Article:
Young women and men step up to rebuild Beirut after the blasts
Lama Najdi is still shaken by what she saw in the immediate aftermath of the Beirut blasts – bloody hand prints on the walls of a damaged building and complete devastation of life as she knew. Fortunately, on the afternoon of 4 August, she was in a neighbourhood further away from the port, where the explosions occurred.
The 17-year-old high school graduate is now volunteering with a hunger-relief organization, FoodBlessed. Working with others, she cooks 400 hot meals every day, which are handed out to those areas affected by the blasts. “The explosion has opened my eyes…giving back to my community is fulfilling and important to me,” says Najdi. She is part of a group of 15 young women volunteers working in Sin El Fil, Beirut, and they are joined by 15 young men, who are also cooking, defying rigid gender roles and stereotypes.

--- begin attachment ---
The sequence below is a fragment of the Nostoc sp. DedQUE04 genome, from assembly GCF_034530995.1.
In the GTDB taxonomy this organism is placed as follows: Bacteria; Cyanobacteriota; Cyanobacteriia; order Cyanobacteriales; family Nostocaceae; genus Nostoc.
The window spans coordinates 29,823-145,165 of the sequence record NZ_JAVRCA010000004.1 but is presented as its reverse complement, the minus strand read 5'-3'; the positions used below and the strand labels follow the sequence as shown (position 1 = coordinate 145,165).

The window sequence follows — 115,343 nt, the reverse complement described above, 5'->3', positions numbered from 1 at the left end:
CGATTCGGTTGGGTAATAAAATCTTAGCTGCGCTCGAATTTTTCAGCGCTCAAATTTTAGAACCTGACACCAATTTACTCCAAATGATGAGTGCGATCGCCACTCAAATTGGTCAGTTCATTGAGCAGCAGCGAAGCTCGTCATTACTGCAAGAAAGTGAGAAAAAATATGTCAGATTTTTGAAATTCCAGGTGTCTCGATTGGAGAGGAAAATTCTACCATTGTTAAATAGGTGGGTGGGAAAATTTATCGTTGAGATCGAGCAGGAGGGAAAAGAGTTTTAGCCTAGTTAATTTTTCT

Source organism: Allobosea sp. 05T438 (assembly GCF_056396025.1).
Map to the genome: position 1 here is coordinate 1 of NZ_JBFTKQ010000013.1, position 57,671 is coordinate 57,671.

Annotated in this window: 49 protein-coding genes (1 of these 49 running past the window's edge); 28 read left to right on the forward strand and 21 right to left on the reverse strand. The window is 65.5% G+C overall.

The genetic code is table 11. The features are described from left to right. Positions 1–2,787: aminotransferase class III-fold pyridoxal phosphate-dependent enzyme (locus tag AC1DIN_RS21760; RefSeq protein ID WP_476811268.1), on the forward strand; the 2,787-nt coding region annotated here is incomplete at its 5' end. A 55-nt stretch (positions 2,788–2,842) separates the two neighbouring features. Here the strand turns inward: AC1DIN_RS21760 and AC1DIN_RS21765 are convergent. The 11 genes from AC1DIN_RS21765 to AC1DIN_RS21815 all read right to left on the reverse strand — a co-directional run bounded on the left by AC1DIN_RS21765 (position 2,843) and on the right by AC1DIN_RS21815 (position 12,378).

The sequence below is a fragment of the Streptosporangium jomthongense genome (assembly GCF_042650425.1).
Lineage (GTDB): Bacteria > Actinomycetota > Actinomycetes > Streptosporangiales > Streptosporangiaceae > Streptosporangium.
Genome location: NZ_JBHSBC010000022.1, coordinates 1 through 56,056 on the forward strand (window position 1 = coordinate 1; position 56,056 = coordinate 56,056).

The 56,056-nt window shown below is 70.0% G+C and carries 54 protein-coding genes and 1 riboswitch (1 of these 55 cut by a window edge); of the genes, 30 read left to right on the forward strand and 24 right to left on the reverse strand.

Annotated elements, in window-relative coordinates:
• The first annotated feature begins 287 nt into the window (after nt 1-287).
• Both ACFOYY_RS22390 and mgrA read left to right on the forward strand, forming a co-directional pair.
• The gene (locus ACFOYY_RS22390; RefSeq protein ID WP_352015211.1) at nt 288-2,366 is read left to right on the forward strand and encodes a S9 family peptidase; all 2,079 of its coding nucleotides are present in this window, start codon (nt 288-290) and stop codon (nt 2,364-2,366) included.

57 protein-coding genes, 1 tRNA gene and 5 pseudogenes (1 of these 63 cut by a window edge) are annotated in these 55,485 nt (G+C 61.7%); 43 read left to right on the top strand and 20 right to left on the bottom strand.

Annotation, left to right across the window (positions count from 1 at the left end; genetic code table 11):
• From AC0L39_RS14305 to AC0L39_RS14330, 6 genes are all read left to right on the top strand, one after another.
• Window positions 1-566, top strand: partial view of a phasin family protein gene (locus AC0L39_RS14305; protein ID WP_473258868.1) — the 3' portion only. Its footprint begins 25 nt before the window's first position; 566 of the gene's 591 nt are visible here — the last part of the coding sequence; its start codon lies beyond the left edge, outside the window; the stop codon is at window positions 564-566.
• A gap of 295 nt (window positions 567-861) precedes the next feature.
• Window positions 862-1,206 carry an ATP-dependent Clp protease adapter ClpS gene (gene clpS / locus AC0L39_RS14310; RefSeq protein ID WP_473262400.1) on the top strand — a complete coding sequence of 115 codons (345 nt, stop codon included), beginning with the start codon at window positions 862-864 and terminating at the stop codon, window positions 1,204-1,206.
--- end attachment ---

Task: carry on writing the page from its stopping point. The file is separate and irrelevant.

UN Women is joined by UN and civil society partners in supporting relief efforts, preparing safety audits in neighbourhoods and deploying mobile teams to provide psychosocial support. As a close partner to UN Women, UNFPA has been fully engaged in the aftermath of the Beirut explosion response through providing life-saving interventions to pregnant women and those in reproductive age; facilitating access to mental health and psychosocial support; reducing the risks of gender-based violence among the affected communities; and distributing thousands of “dignity kits” (with essential products) to women through its youth peer educators’ network. “Our mandate is so unique as it aims at investing in young people's potential – especially young women – and that is paying off with this amazing mass of engaged, remarkable, caring and responsible youth who will shape a better future for themselves and for their nation,” says Asma Kurdahi, Head of UNFPA Office in Lebanon.